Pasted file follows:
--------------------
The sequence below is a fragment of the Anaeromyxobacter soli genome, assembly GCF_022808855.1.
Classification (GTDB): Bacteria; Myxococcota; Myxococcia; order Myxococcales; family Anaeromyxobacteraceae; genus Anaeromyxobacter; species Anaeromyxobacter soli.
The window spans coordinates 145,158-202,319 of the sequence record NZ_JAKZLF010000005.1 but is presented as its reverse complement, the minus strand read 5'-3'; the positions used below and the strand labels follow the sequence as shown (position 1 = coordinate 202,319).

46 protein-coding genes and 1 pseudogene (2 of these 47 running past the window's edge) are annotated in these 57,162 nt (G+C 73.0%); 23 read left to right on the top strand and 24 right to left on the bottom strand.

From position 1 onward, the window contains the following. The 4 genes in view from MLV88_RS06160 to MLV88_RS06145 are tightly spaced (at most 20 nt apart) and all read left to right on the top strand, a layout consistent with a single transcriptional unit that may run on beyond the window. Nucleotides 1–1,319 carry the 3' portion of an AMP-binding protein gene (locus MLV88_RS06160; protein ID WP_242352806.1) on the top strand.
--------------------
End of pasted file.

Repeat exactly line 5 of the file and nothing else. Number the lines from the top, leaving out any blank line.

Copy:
From position 1 onward, the window contains the following. The 4 genes in view from MLV88_RS06160 to MLV88_RS06145 are tightly spaced (at most 20 nt apart) and all read left to right on the top strand, a layout consistent with a single transcriptional unit that may run on beyond the window. Nucleotides 1–1,319 carry the 3' portion of an AMP-binding protein gene (locus MLV88_RS06160; protein ID WP_242352806.1) on the top strand.